BOSTON - A Salvadoran man, now living in Everett, was charged today with making false statements on immigration forms and committing perjury in order to remain in the United States.
Inocente Orlando Montano, 69, was indicted for perjury and making false statements on an immigration application. Montano faces a maximum of 10 years in prison for each of the three counts of making false statements on an immigration application and a maximum of five years in prison on each of the two counts of perjury. All charges carry a maximum fine of $250,000 on each count, as well as deportation after serving the sentence the court imposes.
The government alleges that Montano, a citizen of El Salvador, received military and weapons training and served as an officer in the military of El Salvador for 30 years, including the period of El Salvador’s civil war, from 1979 through 1991. Montano also allegedly served as El Salvador’s Vice-Minister for Public Security from 1989 to 1992.
Several reports published in the early 1990s documented human rights violations committed by the Salvadoran military during the civil war, including torture, arbitrary detention, extrajudicial killings and disappearances. Such reports allege that certain human rights abuses were committed by troops directly under Montano’s command. In 1994, Montano retired from the military, and at some point thereafter left El Salvador and eventually came to Massachusetts.
According to documents previously submitted to the court, a United Nations Truth Commission Report found that there was evidence that Montano colluded with other Salvadoran military officers to issue an order that resulted in the murder of six Jesuit priests, an employee of the priests, and the employee’s daughter.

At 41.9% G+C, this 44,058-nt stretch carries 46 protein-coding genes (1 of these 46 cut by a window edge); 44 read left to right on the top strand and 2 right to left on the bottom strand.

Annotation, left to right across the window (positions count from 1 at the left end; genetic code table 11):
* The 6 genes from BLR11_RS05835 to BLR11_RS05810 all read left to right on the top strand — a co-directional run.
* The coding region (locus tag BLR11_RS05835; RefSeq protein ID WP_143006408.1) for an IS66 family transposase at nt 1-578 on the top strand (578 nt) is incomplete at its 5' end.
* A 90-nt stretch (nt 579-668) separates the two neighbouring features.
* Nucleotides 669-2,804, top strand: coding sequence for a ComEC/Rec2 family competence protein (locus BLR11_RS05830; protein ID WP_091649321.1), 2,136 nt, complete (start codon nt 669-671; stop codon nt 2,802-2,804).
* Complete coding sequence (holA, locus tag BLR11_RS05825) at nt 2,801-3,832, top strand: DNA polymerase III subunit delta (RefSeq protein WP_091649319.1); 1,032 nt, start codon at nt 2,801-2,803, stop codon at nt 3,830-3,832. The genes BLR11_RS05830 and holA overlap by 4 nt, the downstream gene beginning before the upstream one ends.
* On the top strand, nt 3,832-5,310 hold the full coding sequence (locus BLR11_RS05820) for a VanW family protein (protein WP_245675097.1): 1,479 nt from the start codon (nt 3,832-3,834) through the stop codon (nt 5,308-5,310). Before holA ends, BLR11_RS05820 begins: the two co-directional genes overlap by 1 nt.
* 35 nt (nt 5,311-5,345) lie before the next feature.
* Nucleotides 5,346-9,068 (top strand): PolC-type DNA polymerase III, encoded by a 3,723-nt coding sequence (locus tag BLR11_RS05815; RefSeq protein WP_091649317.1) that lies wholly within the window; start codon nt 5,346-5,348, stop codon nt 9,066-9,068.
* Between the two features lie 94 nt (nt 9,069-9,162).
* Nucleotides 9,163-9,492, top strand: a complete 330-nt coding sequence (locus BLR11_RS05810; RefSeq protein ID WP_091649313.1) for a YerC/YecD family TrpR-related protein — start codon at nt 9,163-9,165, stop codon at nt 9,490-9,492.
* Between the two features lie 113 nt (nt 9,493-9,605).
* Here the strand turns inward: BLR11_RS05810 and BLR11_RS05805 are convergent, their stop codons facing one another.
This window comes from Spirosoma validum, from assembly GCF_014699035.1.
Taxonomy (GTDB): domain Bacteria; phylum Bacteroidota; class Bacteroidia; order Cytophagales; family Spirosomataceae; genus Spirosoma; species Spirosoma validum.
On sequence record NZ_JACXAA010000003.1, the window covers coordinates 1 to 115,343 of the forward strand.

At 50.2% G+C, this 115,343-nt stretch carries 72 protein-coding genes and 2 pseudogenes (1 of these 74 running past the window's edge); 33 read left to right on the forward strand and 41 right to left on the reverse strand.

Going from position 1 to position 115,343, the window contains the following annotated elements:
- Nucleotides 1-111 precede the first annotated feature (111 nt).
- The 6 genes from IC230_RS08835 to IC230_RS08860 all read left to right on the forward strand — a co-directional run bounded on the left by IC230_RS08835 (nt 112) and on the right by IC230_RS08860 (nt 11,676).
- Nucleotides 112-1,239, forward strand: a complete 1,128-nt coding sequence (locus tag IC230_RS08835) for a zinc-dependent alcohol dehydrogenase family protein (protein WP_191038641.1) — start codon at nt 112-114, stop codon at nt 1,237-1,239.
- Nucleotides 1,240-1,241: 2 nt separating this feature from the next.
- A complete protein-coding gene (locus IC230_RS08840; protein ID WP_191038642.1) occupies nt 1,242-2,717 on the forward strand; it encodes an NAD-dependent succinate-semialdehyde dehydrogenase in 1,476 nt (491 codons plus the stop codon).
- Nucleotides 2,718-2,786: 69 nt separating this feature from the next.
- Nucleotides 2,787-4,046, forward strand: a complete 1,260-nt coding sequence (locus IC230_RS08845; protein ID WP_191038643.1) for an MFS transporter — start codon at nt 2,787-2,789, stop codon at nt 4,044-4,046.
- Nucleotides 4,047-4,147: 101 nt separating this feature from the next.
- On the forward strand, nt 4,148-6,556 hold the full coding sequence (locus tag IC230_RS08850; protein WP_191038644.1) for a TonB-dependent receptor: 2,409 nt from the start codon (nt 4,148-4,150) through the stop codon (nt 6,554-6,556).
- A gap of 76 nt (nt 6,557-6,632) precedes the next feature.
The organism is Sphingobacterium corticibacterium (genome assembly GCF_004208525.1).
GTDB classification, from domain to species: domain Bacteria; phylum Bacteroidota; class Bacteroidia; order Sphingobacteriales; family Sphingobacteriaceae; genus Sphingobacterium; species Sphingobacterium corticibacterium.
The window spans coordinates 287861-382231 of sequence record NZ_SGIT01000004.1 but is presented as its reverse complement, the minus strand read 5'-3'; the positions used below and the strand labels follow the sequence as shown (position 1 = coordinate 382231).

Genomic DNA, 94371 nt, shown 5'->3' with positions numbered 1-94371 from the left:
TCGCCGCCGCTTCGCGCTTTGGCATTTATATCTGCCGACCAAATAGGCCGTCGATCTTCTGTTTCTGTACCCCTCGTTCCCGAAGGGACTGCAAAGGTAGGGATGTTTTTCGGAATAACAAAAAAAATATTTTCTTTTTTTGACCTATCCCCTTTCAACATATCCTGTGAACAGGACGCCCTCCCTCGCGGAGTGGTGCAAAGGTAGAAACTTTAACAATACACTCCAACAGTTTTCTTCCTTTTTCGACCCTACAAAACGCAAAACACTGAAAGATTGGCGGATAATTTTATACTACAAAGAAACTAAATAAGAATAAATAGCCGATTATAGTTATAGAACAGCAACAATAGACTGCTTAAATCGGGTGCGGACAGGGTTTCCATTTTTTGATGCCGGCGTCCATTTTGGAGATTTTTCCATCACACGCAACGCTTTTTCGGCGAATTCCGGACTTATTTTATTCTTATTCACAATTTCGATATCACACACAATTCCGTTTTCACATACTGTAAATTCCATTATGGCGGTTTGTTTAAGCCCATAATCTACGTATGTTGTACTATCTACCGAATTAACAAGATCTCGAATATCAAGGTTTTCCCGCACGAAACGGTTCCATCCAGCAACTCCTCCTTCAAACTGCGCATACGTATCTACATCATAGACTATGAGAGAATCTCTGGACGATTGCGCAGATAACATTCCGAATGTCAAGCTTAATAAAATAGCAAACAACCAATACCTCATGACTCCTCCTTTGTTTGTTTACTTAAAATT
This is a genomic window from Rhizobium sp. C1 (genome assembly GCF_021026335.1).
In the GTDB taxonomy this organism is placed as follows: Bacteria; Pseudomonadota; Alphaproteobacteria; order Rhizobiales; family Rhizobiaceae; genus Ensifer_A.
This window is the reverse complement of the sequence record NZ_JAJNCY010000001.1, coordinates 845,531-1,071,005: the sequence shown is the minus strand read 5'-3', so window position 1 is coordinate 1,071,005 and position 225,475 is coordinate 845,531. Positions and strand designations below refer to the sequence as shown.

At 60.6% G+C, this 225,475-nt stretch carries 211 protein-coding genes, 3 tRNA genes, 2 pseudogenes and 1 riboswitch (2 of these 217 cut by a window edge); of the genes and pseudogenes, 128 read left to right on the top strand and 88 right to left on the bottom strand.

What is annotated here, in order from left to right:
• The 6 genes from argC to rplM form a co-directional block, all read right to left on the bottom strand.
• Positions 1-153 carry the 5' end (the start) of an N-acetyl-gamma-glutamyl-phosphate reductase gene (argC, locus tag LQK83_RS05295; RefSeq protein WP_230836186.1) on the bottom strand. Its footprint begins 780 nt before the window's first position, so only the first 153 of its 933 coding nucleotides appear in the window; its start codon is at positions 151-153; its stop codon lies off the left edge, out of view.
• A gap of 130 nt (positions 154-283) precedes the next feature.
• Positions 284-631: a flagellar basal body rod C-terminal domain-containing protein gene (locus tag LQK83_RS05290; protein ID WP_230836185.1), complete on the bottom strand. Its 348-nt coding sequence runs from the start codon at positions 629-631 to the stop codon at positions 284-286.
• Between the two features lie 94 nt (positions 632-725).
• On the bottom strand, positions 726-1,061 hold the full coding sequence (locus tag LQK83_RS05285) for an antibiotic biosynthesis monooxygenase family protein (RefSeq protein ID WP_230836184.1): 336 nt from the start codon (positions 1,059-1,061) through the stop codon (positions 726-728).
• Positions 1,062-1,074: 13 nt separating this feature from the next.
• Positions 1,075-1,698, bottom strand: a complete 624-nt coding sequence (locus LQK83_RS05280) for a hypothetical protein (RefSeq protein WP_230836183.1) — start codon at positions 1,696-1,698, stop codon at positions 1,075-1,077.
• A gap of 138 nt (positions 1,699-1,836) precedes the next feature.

It is alleged that in or about 2002, Montano was present in the U.S. and, on several occasions thereafter, applied for and received Temporary Protected Status (TPS), a benefit the U.S. government extends to certain foreign nationals, permitting them to remain in the U.S. if they are unable to safely return to their home country because of ongoing armed conflict, the temporary effects of an environmental disaster, or other extraordinary and temporary conditions. To be eligible for TPS, a foreign national must submit to the Department of Homeland Security an application which requires, the applicant to reveal, among other things, if he has ever received military training or served in the military.
It is alleged that in 2007, 2008, and 2010 Montano submitted TPS applications in which he falsely stated that he had entered the United States on June 30, 2000, which was a date before the deadline to apply for TPS. The indictment alleges that, in fact, Montano entered the United States in July 2001, after the TPS deadline. In addition, the indictment alleges that, in his 2008 and 2010 TPS applications, Montano falsely denied that he had ever “received any type of military, paramilitary, or weapons training.”
United States Attorney Carmen M. Ortiz and Bruce M. Foucart, Special Agent in Charge of the U.S. Immigration and Customs Enforcement’s Office of Homeland Security Investigations in Boston made the announcement today. The case is being prosecuted by Assistant U.S. Attorneys John A. Capin and Donald L. Cabell of Ortiz’s Antiterrorism and National Security Unit.
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